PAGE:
Alongside addressing their own priorities, companies should also drive change throughout their wider operating ecosystem. Technology companies should focus on working with suppliers and partners that align to their emission and reduction commitments – this will be a core feature to value propositions of the end-to-end lifecycle.


  1. Find areas of material impact

To make progress on ESG performance, technology companies need to think about areas where change can make the most impact. Understanding the sustainability issues that are most relevant to the company and key stakeholders demonstrates that focus is on the most important sustainability issues. This will lead to focused efforts that deliver the greatest impact.

Materiality assessments are pivotal to a serious approach to sustainability and corporate responsibility. By continually evaluating, refining and talking to internal and external stakeholders, areas that are the most critical to the business will be prioritised. This demonstrates that a company is aware of the social and environmental issues that present sources of risk and opportunity.


  1. Evaluate and communicate efforts

Communicating the journey to sustainability in the form of ESG reporting is both important to address growing stakeholder scrutiny, but also acts a measure to improve year on year performance. Companies that fail to provide qualitative context and content to stakeholders miss out on engaging all stakeholders. This is an opportunity for a company to position themselves as the solution that aligns with stakeholder concerns – by giving the ‘why’ behind operational changes and using ESG data to inform your sustainability strategy. By demonstrating to stakeholders their corporate approach to sustainability is beyond a ‘tick-boxing’ activity’, companies can expect to maximise their return on investment into ESG reports.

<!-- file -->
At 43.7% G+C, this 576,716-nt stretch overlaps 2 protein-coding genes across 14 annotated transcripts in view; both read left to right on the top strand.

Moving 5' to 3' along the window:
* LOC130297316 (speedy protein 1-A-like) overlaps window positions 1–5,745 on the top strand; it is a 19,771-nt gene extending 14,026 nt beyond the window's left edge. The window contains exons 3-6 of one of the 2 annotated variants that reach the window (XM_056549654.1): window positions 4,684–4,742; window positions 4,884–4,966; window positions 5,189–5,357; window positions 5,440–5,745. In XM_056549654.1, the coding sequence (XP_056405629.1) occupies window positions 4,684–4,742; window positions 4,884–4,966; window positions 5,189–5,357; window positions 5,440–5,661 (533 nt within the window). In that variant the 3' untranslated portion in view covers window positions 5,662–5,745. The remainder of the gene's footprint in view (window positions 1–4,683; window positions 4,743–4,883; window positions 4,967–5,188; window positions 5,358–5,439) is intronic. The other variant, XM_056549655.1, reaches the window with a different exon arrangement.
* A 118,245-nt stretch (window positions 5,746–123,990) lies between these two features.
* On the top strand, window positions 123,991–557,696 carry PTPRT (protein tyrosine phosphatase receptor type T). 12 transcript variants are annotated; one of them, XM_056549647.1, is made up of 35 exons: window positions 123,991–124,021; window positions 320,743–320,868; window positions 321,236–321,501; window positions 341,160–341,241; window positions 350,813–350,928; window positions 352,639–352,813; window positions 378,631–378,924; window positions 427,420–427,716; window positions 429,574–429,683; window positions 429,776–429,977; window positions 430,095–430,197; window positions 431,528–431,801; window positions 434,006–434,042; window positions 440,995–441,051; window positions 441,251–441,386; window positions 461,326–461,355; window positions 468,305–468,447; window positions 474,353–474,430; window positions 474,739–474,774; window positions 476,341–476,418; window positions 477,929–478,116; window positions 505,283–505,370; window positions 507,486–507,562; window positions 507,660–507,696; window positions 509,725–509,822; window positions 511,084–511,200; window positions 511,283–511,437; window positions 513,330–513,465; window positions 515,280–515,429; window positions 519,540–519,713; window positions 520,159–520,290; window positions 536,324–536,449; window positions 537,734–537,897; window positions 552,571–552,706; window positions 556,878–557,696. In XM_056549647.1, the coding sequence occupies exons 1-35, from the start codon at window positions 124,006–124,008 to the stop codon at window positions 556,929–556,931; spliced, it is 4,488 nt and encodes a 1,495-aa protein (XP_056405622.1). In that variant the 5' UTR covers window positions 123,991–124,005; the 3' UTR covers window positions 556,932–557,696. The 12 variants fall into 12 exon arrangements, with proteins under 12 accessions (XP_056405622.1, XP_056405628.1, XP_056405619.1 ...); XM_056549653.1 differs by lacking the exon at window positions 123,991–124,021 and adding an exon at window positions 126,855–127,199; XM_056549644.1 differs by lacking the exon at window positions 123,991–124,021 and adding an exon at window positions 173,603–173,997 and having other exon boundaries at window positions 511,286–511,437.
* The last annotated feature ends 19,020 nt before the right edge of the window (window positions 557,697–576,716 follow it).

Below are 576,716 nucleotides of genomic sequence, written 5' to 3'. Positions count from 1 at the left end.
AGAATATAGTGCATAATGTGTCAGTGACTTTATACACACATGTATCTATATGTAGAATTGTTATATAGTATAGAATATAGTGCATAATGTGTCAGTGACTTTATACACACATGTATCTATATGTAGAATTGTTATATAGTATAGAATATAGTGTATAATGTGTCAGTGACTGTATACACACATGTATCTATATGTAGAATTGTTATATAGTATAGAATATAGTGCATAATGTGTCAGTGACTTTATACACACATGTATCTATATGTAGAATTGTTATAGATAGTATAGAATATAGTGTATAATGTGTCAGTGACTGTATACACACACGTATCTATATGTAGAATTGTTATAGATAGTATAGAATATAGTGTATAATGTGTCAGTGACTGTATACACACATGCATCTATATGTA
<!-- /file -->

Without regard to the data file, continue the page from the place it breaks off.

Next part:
1. Adapt to changing workforce expectations

Today’s generation want company values that align with their personal values, with companies that innovate to address global issues being more attractive to skilled workers. To attract and retain top talent, technology companies of all sizes must be perceived as embracing sustainability with evidence to back up claims. For example, investing in learning and development for STEM subjects, diversity and inclusion, allowing flexible work or donating portion of profits to an environmental cause are ways that will more likely attract and retain skilled employees.

It is about the intention behind the initiative, not the scale of it. Companies are expected to have ESG embedded into the corporate strategy, and this does not exclude the technology industry. Finding ways to bring ESG closer to daily operations while allowing everyone to contribute will maximise a company’s total impact.


How Simply Sustainable can develop your ESG strategy.

Underpinned by decades of specialised experience in sustainability and ESG, we provide deep expertise to all our clients worldwide to enable transformation at speed and scale.

At any stage of the sustainability journey our robust and holistic approach identifies the key levers to match ambitious goals with clear targets and actionable roadmaps.


1 ESG and Technology. S&P Global.

2 The Circular economy in detail. Ellen MacArthur Foundation.

3 Tech Lending Community Fund. Virgin Media O2

4 Survey in CEO thinking on Sustainability. Gartner.